Hospital boards can start by looking at organizations that employ and/or interact with the talent pool of young leaders. Ask the administrators of agencies and organizations that serve younger populations to recommend responsible, confident and talented young individuals. Organizations to approach might include the Chambers of Commerce for Asian and African Americans, leaders of local college faculty and alumni associations, regional youth advisory councils, Rotary, AmeriCorps, faith-based organizations, and young professional associations.6, 3

Action 6: Invest in a “Governance Academy” for Ongoing Education

Consider funding a local community governance academy that shares the costs of developing needed board talent for local non-profits, school boards, small businesses, and economic development organizations. Case studies, educational materials and inter-industry speakers can enrich board member development and inter-organizational collaboration.

Investing in governance succession planning is a critical component to creating a pipeline of well-prepared young leaders. Consider sponsoring or co-sponsoring a board training program for your community to ensure that not only the hospital’s board, but also the community’s other not-for-profit organizations have a growing pool of trained board candidates ready for service. Share with participants the benefits of board service, educate them about the responsibilities of board members and highlight the need for their leadership skills.

Your board can also take orientation to the next level by linking experienced board members as mentors with new trustees. As a mentor, an experienced board member could offer a new trustee support, background information and insights, recap critical issues and identify subtle nuances. Mentors that successfully engage new trustees can also help prevent potential feelings of isolation that new and particularly younger board members might experience.

 Nurture and evaluate the “board readiness” of emerging young leaders by inviting them to serve on task forces or committees, and continue building their board readiness with a strong orientation program. Many new trustees, not just the young, arrive on the board with little or no prior board or health care expertise. A strong orientation program and warm welcome is critical to their successful service on the board.

Action 7: Commit to Continuous Improvement

Generational differences, perspectives, and experience all have the potential to create challenges for effective board operations. Rejuvenate your ongoing work to conduct an annual board self-assessment process that leads to at least one new action for each committee, for each board member, and for the board as a whole.

The first step to avoiding or preventing problems is to ensure that diversifying the age of board members is a sincere and not token effort. Early identification of opportunities for new trustees’ engagement and participation in the work of the board is important. An attentive board chair can create opportunities for young trustees to voice their opinions without putting them “on the spot” by asking all board members to express their thoughts and viewpoints on key issues in “round robin” discussions.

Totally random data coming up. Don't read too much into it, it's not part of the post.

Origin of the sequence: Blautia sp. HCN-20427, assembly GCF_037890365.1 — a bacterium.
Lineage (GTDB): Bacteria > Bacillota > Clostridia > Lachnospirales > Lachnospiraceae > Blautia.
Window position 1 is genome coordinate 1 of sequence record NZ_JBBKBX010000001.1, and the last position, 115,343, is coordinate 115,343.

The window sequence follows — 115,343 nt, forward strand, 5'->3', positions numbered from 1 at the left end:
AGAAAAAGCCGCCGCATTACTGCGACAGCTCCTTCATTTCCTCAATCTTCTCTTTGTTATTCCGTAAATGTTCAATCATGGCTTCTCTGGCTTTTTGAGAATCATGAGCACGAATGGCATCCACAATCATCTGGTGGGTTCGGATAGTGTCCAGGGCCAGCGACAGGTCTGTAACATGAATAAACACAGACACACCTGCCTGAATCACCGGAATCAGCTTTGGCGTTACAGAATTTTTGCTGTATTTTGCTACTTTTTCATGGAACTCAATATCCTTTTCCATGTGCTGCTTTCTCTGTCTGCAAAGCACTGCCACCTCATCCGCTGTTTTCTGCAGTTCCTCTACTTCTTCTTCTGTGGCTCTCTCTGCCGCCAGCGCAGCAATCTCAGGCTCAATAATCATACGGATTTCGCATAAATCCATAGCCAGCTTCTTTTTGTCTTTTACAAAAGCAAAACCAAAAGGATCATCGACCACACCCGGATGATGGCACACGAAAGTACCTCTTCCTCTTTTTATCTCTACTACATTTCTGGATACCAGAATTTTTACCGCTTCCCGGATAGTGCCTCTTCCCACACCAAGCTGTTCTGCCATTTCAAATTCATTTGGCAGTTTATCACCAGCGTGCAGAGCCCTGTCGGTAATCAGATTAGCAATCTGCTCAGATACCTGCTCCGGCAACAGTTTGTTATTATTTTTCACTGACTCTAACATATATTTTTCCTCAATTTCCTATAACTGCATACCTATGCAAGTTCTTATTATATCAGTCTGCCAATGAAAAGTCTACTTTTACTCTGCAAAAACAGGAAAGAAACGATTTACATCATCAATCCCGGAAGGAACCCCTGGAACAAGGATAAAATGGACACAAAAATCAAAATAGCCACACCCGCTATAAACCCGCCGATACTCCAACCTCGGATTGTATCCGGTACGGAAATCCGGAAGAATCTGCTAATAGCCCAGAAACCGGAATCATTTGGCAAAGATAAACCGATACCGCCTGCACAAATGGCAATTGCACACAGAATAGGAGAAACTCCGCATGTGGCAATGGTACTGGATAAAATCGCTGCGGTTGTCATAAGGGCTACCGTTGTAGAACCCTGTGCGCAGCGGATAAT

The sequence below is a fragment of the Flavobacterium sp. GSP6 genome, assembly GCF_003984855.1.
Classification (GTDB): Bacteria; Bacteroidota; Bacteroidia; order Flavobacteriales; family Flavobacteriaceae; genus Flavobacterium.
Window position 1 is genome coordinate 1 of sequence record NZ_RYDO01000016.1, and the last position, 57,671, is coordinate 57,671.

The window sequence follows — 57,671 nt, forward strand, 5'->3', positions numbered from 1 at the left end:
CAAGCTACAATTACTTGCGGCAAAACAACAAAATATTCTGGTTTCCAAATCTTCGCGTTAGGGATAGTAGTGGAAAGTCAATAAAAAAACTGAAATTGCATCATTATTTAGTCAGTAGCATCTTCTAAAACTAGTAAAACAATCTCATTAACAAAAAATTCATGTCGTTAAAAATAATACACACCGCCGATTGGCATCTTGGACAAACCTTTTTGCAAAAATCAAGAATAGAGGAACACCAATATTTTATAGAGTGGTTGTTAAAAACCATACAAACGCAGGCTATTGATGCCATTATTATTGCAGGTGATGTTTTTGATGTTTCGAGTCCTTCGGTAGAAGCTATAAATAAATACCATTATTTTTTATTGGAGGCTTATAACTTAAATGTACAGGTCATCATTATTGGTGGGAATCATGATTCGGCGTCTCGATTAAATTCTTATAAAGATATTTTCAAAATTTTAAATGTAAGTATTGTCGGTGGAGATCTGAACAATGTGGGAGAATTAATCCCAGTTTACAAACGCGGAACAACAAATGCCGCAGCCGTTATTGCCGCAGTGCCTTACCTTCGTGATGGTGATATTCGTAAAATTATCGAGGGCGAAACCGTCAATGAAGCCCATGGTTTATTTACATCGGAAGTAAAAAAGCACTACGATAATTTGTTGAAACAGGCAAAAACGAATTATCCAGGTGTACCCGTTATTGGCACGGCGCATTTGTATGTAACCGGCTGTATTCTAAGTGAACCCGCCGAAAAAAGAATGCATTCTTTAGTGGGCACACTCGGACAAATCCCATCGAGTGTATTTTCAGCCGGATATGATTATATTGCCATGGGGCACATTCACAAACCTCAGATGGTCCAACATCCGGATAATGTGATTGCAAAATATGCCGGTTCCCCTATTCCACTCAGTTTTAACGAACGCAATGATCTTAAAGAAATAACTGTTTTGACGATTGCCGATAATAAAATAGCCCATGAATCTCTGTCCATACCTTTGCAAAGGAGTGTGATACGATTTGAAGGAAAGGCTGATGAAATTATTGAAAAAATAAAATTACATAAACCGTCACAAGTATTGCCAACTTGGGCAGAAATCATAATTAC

No one, young or tenured, should discount the value of fresh perspectives and new ideas that younger trustees can offer. For their part, younger trustees must also give credence to the concerns and experience of more seasoned trustees. All trustees will need to recognize, respect, and account for the fact that each age cohort may have a different communication style and varying comfort levels with the use of technology. As with any endeavor, positive communication, attentive listening and mutual respect among trustees are foundational to success. 

Is Your Board Age Diverse?

With only 14 percent of not-for-profit board members under the age of forty, hospitals may be missing young leaders’ passion for service, their energy and ambition, and their fresh ideas and perspectives of the future. If the board is not engaging these young leaders as trustees, hospitals are also missing the chance to contribute to the growth and experience of the next generation of leaders. If there are lingering doubts about the next generation’s leadership ability, experience and resources, consider CNNMoney’s 2011 list of “Fortune’s 40 Under 40, Business’s Hottest Rising Stars.”7 The nation’s top businesses are benefiting from the leadership of these young C-suite executives. And so is health care, as demonstrated by Modern Healthcare’s annual “Up & Comers” recognition of health care management executives under age 40. Businesses both inside and outside of health care are recognizing the contribution of young executives and leaders to their success, but boards continue to lag in this area. With an eye on the future, consider these questions:

  • How many generations are represented on the board? Are there three or even four generations?
  • Are any of the current trustees from Generations X or Y?
  • Does the board have a trustee succession plan? Does it include actions for building a pipeline of young trustee talent?
  • What’s keeping the board from seeking out and including younger members of the community as trustees? Are these barriers valid? What can the board do to overcome them and invest in the next generation of leaders?

 

Defining the Generations

World War II

Born 1922—1945

Baby Boomers

Born 1946—1964

Generation X

Born 1965—1980

Generation Y

Born 1981– 2000

 

Sources and More Information

1.     BoardSource Nonprofit Governance Index 2010. 

2.     Cornelius, Marla; Corvington, Patrick; Ruesga, Albert. Ready to Lead? Next Generation Leaders Speak Out. A National Study Produced in Partnership by CompassPoint Nonprofit Services, The Annie E. Casey Foundation, the Meyer Foundation and Idealist.org. 2008. 

3.     Terry, Alexis S. Next Generation and Governance, Report on Findings. BoardSource.  2009. 

4.     The Heckscher Foundation Board Development Grant Program Request for Proposals.  Accessed May 15, 2012. www.heckscherfoundation.org.

5.     Dorsey, Jason Ryan. Y-Size Your Business: How Gen Y Employees Can Save You Money and Grow Your Business. Hoboken, New Jersey: Wiley, 2010. 

6.     Leadership Lessons: Mining the Next Generation of Board Leaders. Board Member.  November/December 2009. 

7.     Fortune’s 40 Under 40, Business’s Hottest Rising Stars. CNNMoney. 2011. 

8.     Up & Comers. Modern Healthcare. Accessed June 1, 2012.  www.modernhealthcare.com.

9.     Whitehome, Samantha. Make Room for Gen Y. Associations Now. ASAE, The Center for Association Leadership. Accessed May 15, 2012. www.asaecenter.org.

James A. Rice

James A. Rice, PhD, FACHE is the Managing Director & Practice Leader of the Governance &  Leadership practice of Integrated Healthcare Strategies, a division of Gallagher Benefit Services, Inc.  He focuses his consulting work on strategic governance structures and systems for high performing, tax-exempt health sector organizations and integrated care systems; visioning for health sector and not-for-profit organizations; and leadership development for physicians and medical groups.

Dr. Rice holds master’s and doctoral degrees in management and ...